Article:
National Alliance on Mental Illness
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(800) 950-NAMI; email@example.com
Through treatment, which included talk therapy with my therapist, I reflected on my life and remembered feeling—as early as my college years—as though something just wasn’t quite right. For more than 30 years, until my problem managed to sink me into despair, I carried on a phenomenally successful career as a public relations entrepreneur, author, and mentor. Like so many who limp their way through each day, I was very good at pretending everything was fine. The truth was I was dying inside the whole time with no clue what was wrong with me. The moment my therapist named it (depression), my life changed forever. I was relieved. I had hope that I could be helped, and I also knew that if I was feeling this way, there had to be others also in pain, only no one I knew was talking about it. My goal is to change that.
After my breakdown, I shared my experience in an Essence magazine article. The result was an avalanche of response letters from thousands who revealed—many for the first time—that they also struggle with deep emotional pain, but don’t know what to do. The Black community’s silence about depression is usually wrapped in a thick layer of stigma, shame, and lack of access to mental health care. While mental and emotional disorders affect people of all backgrounds, there are unique factors that contribute to and intensify the way Blacks experience them. Surviving our legacy of slavery, racism, disenfranchisement, and the daily challenges of being Black in America without engaging in the therapies that would help us break the cycle of pain by processing, working through, and moving beyond our internal struggles have rendered us, myself included, unable to openly express or handle our issues very well.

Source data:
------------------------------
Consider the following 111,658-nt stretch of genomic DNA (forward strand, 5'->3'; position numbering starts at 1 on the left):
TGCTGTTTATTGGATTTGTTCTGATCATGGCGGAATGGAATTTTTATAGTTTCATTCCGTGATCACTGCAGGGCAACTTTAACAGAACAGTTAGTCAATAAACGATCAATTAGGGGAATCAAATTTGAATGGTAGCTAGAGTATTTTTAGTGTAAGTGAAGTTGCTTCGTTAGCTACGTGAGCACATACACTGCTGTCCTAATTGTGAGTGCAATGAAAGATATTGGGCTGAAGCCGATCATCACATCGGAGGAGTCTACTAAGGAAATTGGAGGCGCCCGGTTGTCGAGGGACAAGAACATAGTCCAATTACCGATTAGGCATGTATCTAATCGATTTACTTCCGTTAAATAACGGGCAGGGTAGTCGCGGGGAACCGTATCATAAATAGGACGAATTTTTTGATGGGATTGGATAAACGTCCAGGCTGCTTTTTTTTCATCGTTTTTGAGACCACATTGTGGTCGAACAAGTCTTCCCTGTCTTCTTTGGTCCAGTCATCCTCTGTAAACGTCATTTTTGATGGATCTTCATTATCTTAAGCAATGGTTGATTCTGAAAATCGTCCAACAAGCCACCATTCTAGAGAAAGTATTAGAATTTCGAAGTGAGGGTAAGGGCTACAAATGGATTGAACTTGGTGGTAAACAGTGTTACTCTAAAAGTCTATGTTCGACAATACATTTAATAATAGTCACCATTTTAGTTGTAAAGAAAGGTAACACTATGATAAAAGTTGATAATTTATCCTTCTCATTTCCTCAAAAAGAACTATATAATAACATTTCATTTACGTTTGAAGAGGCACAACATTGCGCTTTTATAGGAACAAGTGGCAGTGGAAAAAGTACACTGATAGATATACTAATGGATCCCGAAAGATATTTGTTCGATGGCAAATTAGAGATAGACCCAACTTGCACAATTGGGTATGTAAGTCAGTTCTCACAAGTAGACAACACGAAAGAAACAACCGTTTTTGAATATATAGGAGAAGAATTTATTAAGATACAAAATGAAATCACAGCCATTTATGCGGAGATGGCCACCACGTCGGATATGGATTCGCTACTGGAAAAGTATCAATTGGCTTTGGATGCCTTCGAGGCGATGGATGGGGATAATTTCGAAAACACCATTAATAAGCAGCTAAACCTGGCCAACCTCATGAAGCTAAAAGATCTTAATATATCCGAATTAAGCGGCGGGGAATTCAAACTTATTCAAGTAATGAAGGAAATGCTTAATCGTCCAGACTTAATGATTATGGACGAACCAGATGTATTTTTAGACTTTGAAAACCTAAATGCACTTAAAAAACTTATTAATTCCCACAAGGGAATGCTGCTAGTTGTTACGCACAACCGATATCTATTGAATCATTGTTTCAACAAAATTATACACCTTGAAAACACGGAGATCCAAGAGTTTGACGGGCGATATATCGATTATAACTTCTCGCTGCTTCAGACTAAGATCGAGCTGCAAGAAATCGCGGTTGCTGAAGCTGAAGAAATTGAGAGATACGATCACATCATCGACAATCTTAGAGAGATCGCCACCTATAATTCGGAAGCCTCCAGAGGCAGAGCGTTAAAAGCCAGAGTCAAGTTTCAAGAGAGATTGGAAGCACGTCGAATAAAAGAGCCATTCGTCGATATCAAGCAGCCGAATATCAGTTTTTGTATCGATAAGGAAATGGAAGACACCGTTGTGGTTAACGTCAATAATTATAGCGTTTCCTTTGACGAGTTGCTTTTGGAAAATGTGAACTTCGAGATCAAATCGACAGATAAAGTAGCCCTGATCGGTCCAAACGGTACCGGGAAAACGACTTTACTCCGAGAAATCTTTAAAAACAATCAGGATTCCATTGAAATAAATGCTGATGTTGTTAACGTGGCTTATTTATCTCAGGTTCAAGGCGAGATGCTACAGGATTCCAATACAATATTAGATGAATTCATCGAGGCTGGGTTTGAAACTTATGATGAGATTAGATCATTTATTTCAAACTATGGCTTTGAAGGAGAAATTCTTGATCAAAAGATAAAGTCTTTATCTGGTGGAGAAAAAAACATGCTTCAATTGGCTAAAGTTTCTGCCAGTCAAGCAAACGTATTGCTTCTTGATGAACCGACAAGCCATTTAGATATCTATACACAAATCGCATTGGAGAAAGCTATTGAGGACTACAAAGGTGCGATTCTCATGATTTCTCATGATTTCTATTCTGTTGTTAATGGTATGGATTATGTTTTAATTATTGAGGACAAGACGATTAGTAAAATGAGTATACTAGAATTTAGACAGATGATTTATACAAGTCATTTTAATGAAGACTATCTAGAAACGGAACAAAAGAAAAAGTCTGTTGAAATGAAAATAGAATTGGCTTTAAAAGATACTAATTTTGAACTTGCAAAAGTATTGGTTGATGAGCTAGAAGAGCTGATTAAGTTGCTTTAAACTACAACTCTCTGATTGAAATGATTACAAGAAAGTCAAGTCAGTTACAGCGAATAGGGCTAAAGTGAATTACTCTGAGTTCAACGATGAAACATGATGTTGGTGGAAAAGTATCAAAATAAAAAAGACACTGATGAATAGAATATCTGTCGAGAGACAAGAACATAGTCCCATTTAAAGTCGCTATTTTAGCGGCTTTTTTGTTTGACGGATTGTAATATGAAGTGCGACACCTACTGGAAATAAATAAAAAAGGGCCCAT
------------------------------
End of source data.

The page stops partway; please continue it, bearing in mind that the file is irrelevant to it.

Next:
We generally don’t know what our pain looks, feels, and sounds like, and so we cope with it through behavior that harms ourselves or others. We self-medicate with drug and alcohol abuse, violence, crime, sexual promiscuity, eating disorders, excessive gambling, shopping, or working, but we don’t talk about what’s going on inside. I wrote BLACK PAIN: It Just Looks Like We’re Not Hurting to open up the conversation so people will see that they are not on the ledge alone, that they do not have to suffer in silence, and to guide them toward solutions for their problem. Building awareness, a major part of the important work being done by NAMI, is key to moving to the next step, which is taking action and transforming lives.
Terrie Williams appears in the PBS documentary, DEPRESSION: Out of the Shadows, premiering Wednesday, May 21 at 9:00 p.m. (ET). Check local PBS station listings. Immediately following the premiere, NAMI medical director Ken Duckworth will discuss depression as part of a panel of experts moderated by broadcast journalist Jane Pauley on TAKE ONE STEP: Caring for Depression, with Jane Pauley. Click here for more information.